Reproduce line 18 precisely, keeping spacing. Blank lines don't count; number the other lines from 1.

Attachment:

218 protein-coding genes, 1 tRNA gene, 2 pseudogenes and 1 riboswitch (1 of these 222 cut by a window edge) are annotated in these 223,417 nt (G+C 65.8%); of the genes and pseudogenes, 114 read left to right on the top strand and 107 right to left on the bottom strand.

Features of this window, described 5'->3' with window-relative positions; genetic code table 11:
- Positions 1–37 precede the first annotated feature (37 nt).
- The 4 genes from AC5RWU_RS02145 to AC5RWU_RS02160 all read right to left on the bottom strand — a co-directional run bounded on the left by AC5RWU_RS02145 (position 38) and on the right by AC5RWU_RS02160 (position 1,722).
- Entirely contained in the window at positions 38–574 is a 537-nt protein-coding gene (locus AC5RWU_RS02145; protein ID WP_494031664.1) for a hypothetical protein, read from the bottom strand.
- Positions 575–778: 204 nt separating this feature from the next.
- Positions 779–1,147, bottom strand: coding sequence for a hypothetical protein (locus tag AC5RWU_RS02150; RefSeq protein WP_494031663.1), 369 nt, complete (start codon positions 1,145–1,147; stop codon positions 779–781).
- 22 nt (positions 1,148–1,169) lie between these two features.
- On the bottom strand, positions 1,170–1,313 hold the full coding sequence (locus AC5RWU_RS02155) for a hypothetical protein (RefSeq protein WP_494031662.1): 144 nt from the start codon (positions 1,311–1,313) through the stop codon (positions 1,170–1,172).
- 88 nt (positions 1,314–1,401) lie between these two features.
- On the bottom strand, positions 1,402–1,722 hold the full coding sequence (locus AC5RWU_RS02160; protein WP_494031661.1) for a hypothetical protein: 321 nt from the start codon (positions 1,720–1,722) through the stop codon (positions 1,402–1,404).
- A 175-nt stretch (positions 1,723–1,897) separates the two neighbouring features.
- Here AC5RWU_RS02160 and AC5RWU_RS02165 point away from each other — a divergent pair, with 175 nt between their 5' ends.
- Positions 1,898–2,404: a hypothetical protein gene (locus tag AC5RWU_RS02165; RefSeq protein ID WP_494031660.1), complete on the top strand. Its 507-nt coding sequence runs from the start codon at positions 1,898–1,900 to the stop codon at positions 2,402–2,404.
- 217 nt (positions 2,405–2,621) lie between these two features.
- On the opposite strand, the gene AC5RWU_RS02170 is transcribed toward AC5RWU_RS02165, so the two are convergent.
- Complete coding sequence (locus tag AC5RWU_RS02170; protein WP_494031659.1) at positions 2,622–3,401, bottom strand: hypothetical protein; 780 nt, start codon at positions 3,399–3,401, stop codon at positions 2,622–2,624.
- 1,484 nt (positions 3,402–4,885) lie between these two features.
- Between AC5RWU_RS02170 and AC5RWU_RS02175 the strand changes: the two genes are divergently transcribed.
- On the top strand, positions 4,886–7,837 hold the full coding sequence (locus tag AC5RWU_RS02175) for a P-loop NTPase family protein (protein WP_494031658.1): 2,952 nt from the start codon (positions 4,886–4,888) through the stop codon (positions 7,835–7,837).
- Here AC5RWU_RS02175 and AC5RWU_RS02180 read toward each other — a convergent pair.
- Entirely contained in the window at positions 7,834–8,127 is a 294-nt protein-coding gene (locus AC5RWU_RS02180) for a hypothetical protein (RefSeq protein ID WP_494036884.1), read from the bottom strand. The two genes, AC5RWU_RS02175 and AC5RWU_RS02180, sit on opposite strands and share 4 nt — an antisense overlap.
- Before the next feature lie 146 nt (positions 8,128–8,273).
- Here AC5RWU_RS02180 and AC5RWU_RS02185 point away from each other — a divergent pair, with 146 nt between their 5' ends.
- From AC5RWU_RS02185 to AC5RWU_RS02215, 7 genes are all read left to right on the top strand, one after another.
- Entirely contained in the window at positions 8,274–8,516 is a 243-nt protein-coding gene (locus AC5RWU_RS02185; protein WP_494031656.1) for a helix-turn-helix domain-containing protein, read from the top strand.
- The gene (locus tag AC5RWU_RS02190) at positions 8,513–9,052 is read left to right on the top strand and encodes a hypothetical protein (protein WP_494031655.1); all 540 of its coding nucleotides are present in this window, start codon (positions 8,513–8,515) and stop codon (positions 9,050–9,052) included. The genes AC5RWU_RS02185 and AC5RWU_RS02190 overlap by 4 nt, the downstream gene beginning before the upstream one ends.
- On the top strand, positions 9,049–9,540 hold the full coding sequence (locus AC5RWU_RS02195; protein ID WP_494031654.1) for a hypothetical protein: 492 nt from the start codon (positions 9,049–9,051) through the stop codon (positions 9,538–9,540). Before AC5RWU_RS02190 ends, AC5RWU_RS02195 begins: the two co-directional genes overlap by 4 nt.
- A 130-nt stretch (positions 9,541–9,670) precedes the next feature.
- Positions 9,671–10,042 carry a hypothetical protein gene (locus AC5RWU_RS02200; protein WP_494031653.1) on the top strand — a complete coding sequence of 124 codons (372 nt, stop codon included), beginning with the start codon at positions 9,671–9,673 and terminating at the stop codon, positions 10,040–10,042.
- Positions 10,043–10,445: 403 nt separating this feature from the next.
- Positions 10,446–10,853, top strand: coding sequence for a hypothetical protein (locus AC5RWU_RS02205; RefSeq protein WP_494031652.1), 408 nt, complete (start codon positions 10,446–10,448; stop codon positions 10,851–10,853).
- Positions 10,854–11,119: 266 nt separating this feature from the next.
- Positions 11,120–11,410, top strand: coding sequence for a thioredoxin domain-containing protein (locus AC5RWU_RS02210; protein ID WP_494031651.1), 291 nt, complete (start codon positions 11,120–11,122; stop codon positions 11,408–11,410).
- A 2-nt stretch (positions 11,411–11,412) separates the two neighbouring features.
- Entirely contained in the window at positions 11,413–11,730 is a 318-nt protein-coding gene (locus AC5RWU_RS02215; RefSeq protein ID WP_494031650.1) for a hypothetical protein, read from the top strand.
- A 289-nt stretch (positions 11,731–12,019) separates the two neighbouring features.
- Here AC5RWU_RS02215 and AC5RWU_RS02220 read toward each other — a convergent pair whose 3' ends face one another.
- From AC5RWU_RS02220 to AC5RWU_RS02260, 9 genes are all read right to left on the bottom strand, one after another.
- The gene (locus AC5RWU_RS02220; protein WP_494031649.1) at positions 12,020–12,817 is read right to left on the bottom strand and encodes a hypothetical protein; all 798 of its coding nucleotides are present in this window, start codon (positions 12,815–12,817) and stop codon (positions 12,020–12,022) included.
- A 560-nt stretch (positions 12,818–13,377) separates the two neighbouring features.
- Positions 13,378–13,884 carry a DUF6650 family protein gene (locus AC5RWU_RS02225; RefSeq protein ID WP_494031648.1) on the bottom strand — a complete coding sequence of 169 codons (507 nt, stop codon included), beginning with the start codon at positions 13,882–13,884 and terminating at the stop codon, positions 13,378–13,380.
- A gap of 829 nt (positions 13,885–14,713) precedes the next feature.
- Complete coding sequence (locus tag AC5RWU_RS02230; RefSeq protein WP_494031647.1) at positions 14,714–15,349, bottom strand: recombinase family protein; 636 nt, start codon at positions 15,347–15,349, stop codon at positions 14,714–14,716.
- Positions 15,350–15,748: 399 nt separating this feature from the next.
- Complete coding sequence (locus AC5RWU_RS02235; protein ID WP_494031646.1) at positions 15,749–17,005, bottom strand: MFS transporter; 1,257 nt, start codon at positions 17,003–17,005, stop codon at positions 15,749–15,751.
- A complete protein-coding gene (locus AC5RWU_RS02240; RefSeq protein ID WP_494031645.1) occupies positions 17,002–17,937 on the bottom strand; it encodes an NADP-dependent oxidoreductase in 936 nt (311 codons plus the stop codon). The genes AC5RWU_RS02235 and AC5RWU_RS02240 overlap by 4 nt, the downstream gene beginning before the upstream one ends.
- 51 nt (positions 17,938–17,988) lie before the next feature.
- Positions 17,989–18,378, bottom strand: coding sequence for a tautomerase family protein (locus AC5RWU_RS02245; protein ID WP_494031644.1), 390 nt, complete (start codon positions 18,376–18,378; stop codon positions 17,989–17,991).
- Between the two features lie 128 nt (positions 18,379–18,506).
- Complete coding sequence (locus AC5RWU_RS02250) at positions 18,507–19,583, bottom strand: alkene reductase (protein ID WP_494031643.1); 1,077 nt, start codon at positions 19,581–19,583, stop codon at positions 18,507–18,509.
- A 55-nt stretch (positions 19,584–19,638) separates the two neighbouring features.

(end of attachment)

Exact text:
- 1,484 nt (positions 3,402–4,885) lie between these two features.